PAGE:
The city council has been rapped for failing to support a child leaving care – including wrongly advising her to present as homeless to be offered somewhere to live.
The Scottish Public Services Ombudsman (SPSO), which investigates complaints against public authorities, told the council to apologise to the complainant and launch an “audit of young people under their care that are due to leave their care placement in the next 12 months”.
In the SPSO report, the complainant, referred to as Ms C, was an advisor to Ms A – who was a looked after child by the council in a foster care placement, which ended with short notice.
At the time, the council advised Ms A that she should present as homeless “in order to secure accommodation”. Ms C complained to the SPSO that the council “failed to provide the required support and after-care to Ms A as a looked after child, and that they wrongly used homelessness legislation in order to secure accommodation for Ms A.”
Opposition councillors have lambasted the council for its lack of support. Conservative councillor Callum Laidlaw said: “I’m shocked by this case and think it’s an appalling dereliction of duty by the council as the corporate parent to looked after children like Ms A.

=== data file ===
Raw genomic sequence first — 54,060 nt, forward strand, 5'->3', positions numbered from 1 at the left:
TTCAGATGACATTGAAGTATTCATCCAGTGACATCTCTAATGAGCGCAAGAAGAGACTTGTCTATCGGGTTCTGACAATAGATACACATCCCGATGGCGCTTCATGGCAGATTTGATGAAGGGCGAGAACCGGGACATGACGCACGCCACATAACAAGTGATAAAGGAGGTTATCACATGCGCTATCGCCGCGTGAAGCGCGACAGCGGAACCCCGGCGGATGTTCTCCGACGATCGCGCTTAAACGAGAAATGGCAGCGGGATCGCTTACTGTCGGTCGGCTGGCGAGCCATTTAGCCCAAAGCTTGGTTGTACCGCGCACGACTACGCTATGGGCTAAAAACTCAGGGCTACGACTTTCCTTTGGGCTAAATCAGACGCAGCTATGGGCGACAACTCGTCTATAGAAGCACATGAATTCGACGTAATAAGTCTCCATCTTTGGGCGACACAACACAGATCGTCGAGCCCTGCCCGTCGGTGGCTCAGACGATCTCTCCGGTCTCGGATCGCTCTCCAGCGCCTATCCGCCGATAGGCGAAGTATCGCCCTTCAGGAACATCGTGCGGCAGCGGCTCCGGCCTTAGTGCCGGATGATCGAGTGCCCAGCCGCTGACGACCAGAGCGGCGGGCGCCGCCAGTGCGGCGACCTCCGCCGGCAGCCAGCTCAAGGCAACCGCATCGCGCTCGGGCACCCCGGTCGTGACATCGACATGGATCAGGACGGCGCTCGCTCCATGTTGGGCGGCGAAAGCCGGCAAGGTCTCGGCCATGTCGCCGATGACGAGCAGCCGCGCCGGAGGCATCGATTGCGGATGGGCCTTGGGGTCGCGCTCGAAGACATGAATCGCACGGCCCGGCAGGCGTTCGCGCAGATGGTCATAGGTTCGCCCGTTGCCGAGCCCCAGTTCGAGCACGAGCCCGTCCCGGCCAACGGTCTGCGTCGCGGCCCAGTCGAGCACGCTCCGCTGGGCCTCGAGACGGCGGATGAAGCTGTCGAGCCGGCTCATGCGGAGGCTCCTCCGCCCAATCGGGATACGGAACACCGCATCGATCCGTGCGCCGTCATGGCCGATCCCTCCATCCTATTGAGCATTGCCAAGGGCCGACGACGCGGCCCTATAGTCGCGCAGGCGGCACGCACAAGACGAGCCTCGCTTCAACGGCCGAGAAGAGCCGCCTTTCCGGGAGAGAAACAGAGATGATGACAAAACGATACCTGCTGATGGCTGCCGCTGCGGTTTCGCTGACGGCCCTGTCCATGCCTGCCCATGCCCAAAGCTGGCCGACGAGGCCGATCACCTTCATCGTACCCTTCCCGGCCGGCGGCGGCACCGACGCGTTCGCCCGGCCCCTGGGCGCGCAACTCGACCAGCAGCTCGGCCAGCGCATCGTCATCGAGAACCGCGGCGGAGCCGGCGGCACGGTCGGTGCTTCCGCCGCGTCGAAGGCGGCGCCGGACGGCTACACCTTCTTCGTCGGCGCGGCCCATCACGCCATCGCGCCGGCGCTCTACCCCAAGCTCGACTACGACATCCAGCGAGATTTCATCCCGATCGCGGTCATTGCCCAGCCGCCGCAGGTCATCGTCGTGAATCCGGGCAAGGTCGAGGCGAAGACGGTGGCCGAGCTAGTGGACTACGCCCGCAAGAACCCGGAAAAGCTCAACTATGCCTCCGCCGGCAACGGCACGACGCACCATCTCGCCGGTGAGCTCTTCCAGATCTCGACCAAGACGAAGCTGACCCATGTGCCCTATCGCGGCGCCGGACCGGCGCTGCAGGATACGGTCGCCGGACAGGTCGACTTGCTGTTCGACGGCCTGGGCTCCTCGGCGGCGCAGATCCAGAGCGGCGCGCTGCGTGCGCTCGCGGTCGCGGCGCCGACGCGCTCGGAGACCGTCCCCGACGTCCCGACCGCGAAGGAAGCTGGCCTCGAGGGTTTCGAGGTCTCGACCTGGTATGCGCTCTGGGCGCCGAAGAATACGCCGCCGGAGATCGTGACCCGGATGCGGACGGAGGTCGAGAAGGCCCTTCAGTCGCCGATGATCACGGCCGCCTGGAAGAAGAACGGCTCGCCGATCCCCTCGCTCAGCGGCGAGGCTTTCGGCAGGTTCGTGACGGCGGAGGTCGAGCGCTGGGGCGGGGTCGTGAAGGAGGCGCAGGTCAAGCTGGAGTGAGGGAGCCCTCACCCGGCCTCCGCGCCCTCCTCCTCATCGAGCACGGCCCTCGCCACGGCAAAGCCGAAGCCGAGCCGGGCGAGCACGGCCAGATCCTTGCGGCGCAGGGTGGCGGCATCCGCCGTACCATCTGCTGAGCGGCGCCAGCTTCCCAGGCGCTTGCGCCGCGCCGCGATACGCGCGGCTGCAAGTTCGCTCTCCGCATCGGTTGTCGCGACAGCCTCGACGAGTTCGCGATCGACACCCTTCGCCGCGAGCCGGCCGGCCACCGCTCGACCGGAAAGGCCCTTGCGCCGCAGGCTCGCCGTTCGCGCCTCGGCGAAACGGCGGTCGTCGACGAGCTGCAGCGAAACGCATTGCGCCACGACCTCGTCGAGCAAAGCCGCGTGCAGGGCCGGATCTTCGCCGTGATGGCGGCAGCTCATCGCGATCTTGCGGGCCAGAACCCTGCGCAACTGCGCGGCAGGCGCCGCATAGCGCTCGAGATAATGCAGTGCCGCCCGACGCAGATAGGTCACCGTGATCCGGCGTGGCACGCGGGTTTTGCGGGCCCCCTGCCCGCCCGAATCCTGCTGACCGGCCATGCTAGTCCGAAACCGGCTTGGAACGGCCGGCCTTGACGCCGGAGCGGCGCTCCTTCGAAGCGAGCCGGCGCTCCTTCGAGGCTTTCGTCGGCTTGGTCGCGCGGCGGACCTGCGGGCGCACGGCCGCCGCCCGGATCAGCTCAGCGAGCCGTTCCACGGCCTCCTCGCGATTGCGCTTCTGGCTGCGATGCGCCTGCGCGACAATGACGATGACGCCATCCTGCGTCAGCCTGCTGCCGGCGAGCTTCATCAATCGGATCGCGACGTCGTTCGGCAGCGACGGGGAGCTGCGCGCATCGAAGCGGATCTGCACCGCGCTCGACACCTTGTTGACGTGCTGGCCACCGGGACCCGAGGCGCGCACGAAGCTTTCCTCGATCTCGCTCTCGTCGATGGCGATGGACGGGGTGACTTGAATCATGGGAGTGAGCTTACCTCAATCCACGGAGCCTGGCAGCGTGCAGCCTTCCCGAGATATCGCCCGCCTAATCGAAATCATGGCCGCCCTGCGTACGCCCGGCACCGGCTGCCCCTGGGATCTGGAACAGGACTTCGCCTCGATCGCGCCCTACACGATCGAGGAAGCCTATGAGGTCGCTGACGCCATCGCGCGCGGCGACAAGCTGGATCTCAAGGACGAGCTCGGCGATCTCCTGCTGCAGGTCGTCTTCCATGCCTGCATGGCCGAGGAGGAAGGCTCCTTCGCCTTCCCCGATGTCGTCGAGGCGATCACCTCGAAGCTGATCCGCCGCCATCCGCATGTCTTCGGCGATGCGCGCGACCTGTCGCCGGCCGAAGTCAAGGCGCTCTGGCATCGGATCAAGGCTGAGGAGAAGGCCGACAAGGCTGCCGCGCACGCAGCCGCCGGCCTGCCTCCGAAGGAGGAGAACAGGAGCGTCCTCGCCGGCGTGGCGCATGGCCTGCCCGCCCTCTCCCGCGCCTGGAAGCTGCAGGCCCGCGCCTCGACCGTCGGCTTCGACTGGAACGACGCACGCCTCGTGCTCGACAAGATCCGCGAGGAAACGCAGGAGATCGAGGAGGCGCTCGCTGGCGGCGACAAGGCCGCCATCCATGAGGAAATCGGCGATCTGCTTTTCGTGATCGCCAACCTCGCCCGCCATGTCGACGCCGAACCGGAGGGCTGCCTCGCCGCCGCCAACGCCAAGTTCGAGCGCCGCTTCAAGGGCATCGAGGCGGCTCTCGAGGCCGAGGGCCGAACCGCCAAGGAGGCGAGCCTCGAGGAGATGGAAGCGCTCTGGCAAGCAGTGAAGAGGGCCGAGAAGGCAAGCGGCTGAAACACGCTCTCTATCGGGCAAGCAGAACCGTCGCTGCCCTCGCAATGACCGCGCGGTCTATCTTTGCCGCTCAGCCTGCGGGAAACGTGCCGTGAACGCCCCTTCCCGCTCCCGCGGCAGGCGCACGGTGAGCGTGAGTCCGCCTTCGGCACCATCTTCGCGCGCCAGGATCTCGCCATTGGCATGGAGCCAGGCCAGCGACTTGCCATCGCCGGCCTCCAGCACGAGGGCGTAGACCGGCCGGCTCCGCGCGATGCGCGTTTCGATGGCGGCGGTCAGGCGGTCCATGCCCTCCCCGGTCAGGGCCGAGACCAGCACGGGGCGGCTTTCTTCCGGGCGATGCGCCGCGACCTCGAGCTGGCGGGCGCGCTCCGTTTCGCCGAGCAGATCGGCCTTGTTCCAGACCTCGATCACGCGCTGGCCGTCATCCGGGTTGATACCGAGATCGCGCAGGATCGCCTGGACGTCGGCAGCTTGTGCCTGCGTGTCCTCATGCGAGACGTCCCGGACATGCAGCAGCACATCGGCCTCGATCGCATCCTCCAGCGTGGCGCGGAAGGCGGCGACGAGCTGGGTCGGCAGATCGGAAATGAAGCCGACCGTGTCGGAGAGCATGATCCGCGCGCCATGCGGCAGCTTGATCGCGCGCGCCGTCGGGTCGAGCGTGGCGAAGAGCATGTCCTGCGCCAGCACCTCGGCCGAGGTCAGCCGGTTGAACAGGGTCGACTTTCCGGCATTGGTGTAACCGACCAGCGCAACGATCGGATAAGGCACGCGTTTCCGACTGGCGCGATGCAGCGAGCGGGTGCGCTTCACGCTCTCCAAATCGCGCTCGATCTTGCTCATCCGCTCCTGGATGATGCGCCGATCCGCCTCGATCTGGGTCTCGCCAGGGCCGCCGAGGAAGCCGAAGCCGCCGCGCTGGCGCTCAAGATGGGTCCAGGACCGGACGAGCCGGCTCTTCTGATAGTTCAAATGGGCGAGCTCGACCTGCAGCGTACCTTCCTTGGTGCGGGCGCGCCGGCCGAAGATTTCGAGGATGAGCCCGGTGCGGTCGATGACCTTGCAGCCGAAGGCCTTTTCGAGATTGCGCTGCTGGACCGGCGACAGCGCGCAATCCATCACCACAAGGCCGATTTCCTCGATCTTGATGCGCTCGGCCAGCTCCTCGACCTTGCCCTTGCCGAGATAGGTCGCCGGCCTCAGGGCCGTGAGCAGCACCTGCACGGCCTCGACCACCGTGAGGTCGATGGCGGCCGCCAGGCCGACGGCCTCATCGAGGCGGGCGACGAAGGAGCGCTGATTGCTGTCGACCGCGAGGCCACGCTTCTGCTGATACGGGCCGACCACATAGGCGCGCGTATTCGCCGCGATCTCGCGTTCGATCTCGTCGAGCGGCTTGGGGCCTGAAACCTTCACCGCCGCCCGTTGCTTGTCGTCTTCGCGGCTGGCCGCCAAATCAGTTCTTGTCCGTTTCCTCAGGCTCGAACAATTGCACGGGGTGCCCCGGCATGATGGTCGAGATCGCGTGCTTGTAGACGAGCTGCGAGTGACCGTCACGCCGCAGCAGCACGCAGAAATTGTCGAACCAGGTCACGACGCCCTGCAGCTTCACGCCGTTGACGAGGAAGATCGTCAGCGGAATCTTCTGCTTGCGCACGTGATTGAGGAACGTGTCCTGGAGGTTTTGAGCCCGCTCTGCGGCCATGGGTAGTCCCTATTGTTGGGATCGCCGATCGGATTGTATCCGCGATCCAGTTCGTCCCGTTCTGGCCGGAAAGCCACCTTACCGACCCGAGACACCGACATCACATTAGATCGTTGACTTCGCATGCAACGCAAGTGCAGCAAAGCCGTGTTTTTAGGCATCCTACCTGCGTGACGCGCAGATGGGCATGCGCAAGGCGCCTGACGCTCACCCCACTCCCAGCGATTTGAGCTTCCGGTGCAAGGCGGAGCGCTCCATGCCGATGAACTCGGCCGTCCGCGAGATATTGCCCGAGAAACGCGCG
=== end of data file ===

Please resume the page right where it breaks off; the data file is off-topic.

“To fail to prepare and support Ms A in finding alternative accommodation and instead ask her to go through the stress and worry of presenting as homeless shows very little care or understanding for the individual who has to rely on the council for her care and well being.”
Green Cllr Susan Rae said: “One of the most depressing aspects of speaking to young homeless people is how many have been in care in the past.
“Councils have known about this for decades and it beggars belief that young people who have been in care are still being told that the only way they can get accommodation is through a homeless application.
“Recent legislation extended the period for which councils remain responsible for young people who have been in care.
“All sensible councils should be using that duty to plan and support young people in getting set up, without ever need to go through the crisis of homelessness.”
A spokesperson for the SPSO said: “While the council acknowledged they failed to provide consistent support to Ms A, we did not consider that the council adequately acknowledged their failings.
“We identified that the council missed a number of opportunities to plan proactively for Ms A leaving care, that they wrongly advised Ms A to present as homeless and that they failed to evidence the after-care support they provided. We upheld this aspect of the complaint.”
The council has recruited two care experienced young people to work alongside councillors and senior officers.
A council spokesman said a full apology had been issued to the complainant, adding: “We are always looking to deliver better services for our care experienced young people and we are actively working to get more young people involved in shaping our services.”